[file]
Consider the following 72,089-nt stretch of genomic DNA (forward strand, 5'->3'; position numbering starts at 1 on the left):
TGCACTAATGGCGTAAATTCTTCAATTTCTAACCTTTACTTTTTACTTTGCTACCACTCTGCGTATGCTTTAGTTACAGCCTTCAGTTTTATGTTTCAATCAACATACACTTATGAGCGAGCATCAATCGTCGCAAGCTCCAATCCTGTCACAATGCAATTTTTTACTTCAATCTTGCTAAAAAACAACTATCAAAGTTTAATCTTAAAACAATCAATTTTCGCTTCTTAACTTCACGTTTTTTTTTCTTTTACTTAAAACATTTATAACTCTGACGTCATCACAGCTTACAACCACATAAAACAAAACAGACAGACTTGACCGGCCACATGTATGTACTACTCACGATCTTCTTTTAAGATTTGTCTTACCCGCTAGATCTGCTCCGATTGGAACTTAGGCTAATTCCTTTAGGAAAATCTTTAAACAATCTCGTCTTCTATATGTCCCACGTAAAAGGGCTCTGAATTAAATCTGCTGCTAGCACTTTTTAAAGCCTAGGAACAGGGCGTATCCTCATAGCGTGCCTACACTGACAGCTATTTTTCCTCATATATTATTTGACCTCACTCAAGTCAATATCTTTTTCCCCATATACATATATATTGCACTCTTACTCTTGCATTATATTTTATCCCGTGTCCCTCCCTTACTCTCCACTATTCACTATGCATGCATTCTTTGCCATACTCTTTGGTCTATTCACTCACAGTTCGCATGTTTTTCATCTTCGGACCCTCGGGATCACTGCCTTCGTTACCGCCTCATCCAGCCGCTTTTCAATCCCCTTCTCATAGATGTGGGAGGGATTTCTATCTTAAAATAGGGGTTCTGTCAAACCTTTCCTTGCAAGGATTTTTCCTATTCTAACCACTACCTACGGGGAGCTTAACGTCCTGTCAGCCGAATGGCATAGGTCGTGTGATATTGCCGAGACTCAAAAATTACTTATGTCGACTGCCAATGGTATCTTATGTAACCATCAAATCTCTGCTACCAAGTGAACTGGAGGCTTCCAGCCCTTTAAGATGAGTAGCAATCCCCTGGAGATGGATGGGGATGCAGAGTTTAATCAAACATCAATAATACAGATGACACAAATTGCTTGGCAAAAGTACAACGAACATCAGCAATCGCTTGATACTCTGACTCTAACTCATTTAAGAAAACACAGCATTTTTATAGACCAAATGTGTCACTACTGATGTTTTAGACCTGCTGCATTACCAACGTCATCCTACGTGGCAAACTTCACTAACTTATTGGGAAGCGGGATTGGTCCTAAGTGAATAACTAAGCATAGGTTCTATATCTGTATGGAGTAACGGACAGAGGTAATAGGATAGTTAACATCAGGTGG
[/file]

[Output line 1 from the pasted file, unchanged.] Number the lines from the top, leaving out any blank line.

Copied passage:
Consider the following 72,089-nt stretch of genomic DNA (forward strand, 5'->3'; position numbering starts at 1 on the left):